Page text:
Rod Blagojevich, 52 Ex-governor of Illinois
Will Ferrell, 41 Actor/comedian
Sarah Palin, 45 Governor of Alaska
Chesley Sullenberger, 58 Airline pilot
Beyoncé, 27 Singer
Taylor Swift, 19 Singer
Carolyn Murphy, 33 Supermodel
Jay-Z, 39 Rapper
Barbie, 50 Doll
Michael Bloomberg, 67 Mayor of New York City
Tyler Perry, 39 Actor/director
Danica Patrick, 27 Racecar driver
Rush Limbaugh, 58 Radio host
Tina Fey, 38 Actress/comedian
A college student in Michigan has been formally dismissed from a graduate program based on political correctness gone awry.
Alliance Defense Fund (ADF) senior counsel Jeremy Tedesco explains that Julea Ward encountered resistance from Eastern Michigan University when she refused to affirm a counseling client's homosexual behavior.
"What we have here is a Christian who is a student in a master's counseling degree program who was dismissed, kicked out of the school, simply because she was unwilling to violate her own religious beliefs in not advocating for homosexual behavior within the context of the counseling relationship," he points out.
When Ward's supervising professor suggested she refer the client to another counselor who did not take issue with homosexual behavior, she followed the advice. However, the school said she could stay in the counseling program if she would undergo a "remediation" program to reconstruct her belief system and help her "see the error of her ways." Ward refused.
Tedesco believes the school is guilty of religious and viewpoint discrimination. "Any orthodox Christian ought to look out if they try to apply for admission to the counseling program at Eastern Michigan University because they're not going to get a degree there," Tedesco contends.
Ward underwent a formal hearing that concluded with her dismissal from the counseling program on March 12. She appealed the decision to the dean of the College of Education, who upheld the dismissal on March 26.
Alliance Defense Fund has filed suit on her behalf.
Monday night on CNN's Larry King Live, Pastor Rick Warren apologized for his support of Prop. 8, California's voter-approved marriage protection amendment, saying he has "never been and never will be" an "anti-gay or anti-gay marriage activist."
"During the whole Proposition 8 thing, I never once went to a meeting, never once issued a statement, never -- never once even gave an endorsement in the two years Prop. 8 was going," Warren told the CNN audience on Monday. "The week before the -- the vote, somebody in my church said, 'Pastor Rick, what -- what do you think about this?' And I sent a note to my own members that said, I actually believe that marriage is -- really should be defined, that that definition should be -- say between a man and a woman."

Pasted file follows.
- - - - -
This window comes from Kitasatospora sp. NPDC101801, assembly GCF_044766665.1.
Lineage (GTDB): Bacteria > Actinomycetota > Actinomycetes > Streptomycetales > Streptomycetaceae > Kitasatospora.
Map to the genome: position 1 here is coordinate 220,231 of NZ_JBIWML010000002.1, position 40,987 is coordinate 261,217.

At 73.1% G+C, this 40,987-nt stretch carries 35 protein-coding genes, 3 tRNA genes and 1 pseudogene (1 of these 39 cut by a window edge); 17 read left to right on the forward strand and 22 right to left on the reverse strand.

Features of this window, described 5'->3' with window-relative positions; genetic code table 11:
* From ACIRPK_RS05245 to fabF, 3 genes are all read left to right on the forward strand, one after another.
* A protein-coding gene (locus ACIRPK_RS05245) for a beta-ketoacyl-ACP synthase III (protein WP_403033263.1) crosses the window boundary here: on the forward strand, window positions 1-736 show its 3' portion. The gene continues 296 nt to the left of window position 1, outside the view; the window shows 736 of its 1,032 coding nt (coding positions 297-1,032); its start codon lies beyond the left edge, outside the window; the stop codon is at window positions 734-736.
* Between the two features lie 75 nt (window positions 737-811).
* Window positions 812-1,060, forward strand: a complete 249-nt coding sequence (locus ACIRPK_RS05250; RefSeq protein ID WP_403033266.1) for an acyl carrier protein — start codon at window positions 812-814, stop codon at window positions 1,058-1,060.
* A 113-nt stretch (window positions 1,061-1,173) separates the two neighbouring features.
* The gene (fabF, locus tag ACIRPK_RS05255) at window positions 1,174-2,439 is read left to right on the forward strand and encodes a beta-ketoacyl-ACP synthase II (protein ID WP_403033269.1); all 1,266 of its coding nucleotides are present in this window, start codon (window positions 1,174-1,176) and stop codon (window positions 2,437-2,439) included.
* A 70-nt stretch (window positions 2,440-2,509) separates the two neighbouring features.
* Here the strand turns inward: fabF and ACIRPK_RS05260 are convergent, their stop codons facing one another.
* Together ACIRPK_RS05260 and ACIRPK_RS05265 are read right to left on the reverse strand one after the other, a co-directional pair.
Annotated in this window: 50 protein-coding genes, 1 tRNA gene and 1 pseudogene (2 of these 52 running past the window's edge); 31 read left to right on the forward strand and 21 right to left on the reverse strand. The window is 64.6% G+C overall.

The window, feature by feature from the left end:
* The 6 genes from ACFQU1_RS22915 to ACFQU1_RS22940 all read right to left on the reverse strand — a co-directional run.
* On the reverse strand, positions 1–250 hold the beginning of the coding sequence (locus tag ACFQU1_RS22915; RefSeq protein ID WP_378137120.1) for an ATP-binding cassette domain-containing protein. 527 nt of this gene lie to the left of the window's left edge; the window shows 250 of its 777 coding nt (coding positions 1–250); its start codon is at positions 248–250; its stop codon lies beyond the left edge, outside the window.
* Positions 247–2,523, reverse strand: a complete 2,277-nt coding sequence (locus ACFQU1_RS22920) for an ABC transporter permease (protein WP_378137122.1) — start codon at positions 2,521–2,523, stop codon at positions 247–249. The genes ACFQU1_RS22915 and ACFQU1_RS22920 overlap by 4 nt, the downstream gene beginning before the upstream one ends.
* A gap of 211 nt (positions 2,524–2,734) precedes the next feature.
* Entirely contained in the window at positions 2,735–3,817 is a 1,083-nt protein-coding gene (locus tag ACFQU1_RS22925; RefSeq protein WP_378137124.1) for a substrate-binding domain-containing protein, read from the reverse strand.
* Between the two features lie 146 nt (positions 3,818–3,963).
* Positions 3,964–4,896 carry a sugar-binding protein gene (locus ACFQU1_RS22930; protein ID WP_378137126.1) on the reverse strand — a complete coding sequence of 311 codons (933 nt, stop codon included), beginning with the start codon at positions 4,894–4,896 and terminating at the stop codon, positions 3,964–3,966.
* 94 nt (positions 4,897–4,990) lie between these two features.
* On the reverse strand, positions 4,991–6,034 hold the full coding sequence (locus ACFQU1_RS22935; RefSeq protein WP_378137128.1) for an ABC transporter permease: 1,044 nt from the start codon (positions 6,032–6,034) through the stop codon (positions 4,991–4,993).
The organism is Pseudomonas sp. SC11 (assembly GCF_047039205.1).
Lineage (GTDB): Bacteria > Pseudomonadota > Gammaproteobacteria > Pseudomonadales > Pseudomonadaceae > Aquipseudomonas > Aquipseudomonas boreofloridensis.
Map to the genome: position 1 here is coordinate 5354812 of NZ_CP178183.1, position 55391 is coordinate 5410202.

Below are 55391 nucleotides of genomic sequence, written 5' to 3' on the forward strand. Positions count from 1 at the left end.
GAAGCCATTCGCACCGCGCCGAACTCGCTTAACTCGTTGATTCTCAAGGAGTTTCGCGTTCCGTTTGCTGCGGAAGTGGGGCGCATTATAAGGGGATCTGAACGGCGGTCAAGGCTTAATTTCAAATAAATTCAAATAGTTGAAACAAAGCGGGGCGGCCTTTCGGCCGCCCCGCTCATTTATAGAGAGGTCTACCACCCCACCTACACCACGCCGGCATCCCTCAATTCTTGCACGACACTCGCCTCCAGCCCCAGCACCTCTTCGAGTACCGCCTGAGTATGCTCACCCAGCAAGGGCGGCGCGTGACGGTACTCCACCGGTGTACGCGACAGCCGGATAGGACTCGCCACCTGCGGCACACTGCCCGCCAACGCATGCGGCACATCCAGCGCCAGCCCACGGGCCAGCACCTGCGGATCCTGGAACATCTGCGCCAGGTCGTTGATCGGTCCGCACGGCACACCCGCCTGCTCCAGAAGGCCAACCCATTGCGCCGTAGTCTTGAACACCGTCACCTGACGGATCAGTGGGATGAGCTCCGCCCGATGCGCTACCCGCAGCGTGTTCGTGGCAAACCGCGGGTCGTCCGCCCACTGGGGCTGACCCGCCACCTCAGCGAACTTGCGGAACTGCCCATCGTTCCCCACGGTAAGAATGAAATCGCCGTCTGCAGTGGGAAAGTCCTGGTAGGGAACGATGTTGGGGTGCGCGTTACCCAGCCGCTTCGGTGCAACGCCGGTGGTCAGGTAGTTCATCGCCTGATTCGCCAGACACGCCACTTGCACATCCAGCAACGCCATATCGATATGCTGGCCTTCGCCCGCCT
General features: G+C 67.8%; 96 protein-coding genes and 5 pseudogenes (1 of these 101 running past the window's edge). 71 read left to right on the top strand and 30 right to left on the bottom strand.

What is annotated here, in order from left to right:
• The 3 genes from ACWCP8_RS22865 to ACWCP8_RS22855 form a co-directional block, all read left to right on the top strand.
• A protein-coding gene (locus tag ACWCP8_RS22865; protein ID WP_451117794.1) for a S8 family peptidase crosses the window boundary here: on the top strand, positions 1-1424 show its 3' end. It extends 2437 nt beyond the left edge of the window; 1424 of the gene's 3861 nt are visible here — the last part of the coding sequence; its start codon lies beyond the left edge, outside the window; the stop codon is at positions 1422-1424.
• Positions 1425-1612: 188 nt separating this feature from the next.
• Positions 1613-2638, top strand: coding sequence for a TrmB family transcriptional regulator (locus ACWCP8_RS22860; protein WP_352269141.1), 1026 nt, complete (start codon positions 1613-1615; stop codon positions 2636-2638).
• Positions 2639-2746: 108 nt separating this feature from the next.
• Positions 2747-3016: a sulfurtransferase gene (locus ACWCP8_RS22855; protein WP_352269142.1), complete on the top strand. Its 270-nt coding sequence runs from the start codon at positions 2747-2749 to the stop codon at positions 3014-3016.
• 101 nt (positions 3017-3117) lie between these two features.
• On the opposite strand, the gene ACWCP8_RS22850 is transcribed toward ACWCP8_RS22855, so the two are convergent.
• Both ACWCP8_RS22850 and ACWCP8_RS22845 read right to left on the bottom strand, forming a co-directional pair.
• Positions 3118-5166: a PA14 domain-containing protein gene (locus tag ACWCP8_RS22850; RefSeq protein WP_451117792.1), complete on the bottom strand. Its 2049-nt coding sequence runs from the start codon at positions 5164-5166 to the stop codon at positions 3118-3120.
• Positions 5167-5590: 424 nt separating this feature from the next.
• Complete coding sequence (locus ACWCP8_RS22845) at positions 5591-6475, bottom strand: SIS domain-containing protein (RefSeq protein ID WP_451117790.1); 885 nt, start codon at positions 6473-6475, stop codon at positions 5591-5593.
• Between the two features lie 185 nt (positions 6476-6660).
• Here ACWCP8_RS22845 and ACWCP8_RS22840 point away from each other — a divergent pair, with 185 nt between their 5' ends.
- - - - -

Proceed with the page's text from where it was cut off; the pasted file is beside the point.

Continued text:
However, just two weeks before the November 4 Prop. 8 vote, Pastor Warren issued a clear endorsement of the marriage amendment while speaking to church members. "We support Proposition 8 -- and if you believe what the Bible says about marriage, you need to support Proposition 8," he said.
The following is a complete transcript of Warren's comments just weeks before the Prop. 8 election:
"The election's coming just in a couple of weeks, and I hope you're praying about your vote. One of the propositions, of course, that I want to mention is Proposition 8, which is the proposition that had to be instituted because the courts threw out the will of the people. And a court of four guys actually voted to change a definition of marriage that has been going for 5,000 years.
"Now let me say this really clearly: we support Proposition 8 -- and if you believe what the Bible says about marriage, you need to support Proposition 8. I never support a candidate, but on moral issues I come out very clear.
"This is one thing, friends, that all politicians tend to agree on. Both Barack Obama and John McCain, I flat-out asked both of them: what is your definition of marriage? And they both said the same thing -- it is the traditional, historic, universal definition of marriage: one man and one woman, for life. And every culture for 5,000 years, and every religion for 5,000 years, has said the definition of marriage is between one man and a woman.